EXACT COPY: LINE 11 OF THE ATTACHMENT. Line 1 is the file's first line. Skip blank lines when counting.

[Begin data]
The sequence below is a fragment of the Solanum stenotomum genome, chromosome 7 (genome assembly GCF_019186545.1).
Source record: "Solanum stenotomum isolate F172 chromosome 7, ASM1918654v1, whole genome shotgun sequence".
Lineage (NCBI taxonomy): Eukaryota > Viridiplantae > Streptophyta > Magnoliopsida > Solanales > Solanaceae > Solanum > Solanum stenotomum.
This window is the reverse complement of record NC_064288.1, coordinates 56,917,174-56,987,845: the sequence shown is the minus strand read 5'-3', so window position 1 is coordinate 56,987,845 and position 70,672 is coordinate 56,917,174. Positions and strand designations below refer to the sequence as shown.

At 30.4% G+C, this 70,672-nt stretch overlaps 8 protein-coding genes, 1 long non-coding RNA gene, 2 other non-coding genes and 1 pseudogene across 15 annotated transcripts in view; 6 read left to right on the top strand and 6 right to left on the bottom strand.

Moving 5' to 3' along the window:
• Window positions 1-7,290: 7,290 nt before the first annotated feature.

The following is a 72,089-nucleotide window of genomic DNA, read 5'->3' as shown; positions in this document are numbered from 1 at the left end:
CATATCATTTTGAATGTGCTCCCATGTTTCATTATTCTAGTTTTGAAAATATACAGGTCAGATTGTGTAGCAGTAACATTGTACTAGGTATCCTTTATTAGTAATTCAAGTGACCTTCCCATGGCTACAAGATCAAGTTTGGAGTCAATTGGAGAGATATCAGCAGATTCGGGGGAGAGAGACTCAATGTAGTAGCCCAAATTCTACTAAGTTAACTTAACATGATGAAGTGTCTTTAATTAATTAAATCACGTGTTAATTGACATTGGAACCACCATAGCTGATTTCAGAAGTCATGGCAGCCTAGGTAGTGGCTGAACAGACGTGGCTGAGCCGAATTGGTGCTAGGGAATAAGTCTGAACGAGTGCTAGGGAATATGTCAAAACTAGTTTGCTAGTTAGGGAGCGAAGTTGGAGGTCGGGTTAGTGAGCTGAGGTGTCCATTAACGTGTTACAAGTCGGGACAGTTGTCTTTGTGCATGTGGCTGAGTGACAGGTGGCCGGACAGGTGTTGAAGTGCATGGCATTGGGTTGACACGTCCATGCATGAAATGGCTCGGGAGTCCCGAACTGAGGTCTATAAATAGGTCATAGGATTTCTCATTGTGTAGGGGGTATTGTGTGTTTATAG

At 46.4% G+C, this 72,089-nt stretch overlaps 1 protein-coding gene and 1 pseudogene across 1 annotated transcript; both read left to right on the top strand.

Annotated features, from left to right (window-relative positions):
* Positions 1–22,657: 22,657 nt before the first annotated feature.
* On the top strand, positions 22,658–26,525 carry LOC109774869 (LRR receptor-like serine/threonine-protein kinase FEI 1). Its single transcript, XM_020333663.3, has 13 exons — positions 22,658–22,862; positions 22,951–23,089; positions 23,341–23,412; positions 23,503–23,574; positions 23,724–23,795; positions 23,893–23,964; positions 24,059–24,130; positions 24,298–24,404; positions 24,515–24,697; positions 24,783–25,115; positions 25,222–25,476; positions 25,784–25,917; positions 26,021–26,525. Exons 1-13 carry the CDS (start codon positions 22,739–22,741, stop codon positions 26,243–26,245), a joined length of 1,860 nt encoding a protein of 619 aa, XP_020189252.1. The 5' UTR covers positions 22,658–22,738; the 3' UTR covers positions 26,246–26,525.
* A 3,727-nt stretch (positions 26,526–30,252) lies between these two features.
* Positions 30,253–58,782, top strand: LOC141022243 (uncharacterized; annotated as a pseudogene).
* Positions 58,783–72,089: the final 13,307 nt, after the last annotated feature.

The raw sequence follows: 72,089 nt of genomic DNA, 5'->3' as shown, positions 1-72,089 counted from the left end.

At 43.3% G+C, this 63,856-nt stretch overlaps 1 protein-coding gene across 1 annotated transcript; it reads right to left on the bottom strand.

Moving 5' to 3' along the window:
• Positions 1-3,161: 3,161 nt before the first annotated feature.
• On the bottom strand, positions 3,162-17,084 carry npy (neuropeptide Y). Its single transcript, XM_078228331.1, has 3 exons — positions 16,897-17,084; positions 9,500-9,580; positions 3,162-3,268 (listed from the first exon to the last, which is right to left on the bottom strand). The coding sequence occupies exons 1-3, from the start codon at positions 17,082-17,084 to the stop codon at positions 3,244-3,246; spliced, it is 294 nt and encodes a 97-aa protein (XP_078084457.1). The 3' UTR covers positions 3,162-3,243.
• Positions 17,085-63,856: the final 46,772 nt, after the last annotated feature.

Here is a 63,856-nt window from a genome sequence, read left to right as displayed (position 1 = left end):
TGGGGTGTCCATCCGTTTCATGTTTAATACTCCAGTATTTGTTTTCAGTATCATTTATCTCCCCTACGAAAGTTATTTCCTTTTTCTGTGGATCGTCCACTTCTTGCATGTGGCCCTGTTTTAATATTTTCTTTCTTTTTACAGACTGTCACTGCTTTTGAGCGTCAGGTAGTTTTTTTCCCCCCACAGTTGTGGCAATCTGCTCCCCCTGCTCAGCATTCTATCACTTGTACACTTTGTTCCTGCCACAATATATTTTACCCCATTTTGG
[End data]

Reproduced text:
Annotated features, from left to right (window-relative positions):